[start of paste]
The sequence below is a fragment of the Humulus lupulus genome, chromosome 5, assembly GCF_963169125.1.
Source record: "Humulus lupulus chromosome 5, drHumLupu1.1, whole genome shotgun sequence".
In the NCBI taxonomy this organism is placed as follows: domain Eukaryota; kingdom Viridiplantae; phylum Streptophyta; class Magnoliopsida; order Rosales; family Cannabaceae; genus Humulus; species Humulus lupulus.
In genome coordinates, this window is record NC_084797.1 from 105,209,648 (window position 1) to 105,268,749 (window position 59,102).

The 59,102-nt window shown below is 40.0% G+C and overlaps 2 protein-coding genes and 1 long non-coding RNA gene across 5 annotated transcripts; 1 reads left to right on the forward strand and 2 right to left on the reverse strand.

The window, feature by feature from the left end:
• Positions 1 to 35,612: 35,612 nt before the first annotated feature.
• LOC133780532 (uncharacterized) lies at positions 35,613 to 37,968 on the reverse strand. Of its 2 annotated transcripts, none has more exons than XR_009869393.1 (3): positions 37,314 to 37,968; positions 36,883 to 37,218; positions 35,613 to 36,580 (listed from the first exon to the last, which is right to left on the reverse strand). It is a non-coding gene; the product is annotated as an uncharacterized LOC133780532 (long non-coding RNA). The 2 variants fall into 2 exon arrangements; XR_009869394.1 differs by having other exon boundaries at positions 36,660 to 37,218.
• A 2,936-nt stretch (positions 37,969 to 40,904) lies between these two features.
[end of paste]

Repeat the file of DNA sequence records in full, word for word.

The sequence below is a fragment of the Humulus lupulus genome, chromosome 5, assembly GCF_963169125.1.
Source record: "Humulus lupulus chromosome 5, drHumLupu1.1, whole genome shotgun sequence".
In the NCBI taxonomy this organism is placed as follows: domain Eukaryota; kingdom Viridiplantae; phylum Streptophyta; class Magnoliopsida; order Rosales; family Cannabaceae; genus Humulus; species Humulus lupulus.
In genome coordinates, this window is record NC_084797.1 from 105,209,648 (window position 1) to 105,268,749 (window position 59,102).

The 59,102-nt window shown below is 40.0% G+C and overlaps 2 protein-coding genes and 1 long non-coding RNA gene across 5 annotated transcripts; 1 reads left to right on the forward strand and 2 right to left on the reverse strand.

The window, feature by feature from the left end:
• Positions 1 to 35,612: 35,612 nt before the first annotated feature.
• LOC133780532 (uncharacterized) lies at positions 35,613 to 37,968 on the reverse strand. Of its 2 annotated transcripts, none has more exons than XR_009869393.1 (3): positions 37,314 to 37,968; positions 36,883 to 37,218; positions 35,613 to 36,580 (listed from the first exon to the last, which is right to left on the reverse strand). It is a non-coding gene; the product is annotated as an uncharacterized LOC133780532 (long non-coding RNA). The 2 variants fall into 2 exon arrangements; XR_009869394.1 differs by having other exon boundaries at positions 36,660 to 37,218.
• A 2,936-nt stretch (positions 37,969 to 40,904) lies between these two features.